2. Not only El Salvador, but the CIA-trained and supplied intelligence network known as “Operation Condor” in its heyday in the 1970s that attempted to suppress left-wing activists, labor leaders and others in the “panhandle” area of South America by abduction, torture, and murder resulted in the deaths of at least 60,000 governmet opponents.

    Operation Condor was largely successful in keeping in place pro-West anti-communist elected governments and military juntas in that region.

  3. Makes me think of Rawanda and the way the Interahamwe’s decision to commit genocide was also essentially their surrender in the civil war.
    Obviously Assad is in a stronger position than the radical Hutus were but it’s still very much a loser’s play.

  4. What do you think of this speculation that Assad is laying the groundwork for the break-up of Syria, and an Alawi / Christian retreat to a coastal enclave which would presumably become a de facto independent state?

    link to theorthodoxchurch.info

    Also, I hope you will comment on the following story from Egypt (in which the Muslim Brotherhood candidate is reported as calling for Christians to be treated as second-class citizens):

    link to theorthodoxchurch.info

  5. Sadly, I’m not sure it’s a death rattle. The right wing won in El Salvador. They won most such showdowns in Latin America.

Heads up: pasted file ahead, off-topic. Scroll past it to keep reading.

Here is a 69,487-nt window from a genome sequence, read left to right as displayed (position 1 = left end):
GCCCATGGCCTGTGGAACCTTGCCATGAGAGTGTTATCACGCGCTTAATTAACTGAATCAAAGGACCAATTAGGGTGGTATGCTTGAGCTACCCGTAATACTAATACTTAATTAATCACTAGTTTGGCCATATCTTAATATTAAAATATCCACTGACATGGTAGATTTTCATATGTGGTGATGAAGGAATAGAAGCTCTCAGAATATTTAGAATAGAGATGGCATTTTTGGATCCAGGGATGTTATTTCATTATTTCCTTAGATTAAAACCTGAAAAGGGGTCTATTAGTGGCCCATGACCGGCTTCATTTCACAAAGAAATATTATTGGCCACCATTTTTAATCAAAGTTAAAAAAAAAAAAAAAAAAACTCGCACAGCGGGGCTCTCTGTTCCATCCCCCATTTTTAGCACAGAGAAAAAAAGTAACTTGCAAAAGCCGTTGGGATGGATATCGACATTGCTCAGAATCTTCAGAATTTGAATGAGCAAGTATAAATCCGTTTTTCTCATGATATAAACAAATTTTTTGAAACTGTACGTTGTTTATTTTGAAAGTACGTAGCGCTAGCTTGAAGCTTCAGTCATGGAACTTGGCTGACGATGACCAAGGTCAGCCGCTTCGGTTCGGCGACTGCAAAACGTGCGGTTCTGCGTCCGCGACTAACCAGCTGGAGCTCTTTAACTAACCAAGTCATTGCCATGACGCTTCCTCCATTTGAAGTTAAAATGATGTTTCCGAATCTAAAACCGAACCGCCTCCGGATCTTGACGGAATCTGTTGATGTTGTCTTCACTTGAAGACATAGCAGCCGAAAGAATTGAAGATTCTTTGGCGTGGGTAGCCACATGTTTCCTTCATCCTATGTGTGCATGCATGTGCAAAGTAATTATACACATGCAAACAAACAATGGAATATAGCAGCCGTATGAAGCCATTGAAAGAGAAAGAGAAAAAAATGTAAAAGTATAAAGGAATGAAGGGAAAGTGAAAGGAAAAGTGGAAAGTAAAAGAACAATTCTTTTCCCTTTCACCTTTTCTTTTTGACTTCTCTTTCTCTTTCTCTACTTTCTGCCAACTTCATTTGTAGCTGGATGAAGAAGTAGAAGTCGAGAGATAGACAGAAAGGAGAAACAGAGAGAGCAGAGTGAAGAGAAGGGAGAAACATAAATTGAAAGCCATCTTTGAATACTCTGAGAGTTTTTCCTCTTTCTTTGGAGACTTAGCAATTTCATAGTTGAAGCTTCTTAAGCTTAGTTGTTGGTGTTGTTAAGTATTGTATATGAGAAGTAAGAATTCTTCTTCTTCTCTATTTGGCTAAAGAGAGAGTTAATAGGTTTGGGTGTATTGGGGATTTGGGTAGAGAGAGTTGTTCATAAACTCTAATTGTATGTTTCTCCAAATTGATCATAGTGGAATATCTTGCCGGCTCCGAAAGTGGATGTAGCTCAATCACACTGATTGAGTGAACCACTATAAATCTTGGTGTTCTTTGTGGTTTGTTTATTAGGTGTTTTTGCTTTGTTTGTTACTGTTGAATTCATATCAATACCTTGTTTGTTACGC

6. link to guardian.co.uk
    Ian Black, Middle East editor
    guardian.co.uk, Thursday 7 June 2012 15.50 BST
    “One immediate problem is Iran, which the west says is part of the problem and cannot help with the solution. Turkey and Saudi Arabia would be welcome.

    The key, though, is Russia. If the Syrian crisis can be resolved politically, it will involve negotiations on Assad’s departure – a solution modelled on the way Yemen’s Ali Abdullah Saleh was cajoled, with copper-bottomed guarantees, into surrendering power, albeit leaving much of the regime intact.

    “Moscow has huge leverage,” said one official. “It could tell Assad that his time is up.” The diplomatic language is being polished and the briefing notes updated. “Taking forward the transitional process” isn’t a guarantee that Syria’s bloodshed will end any time soon. But it looks, for the moment at least, like being the world’s best remedy for atrocity.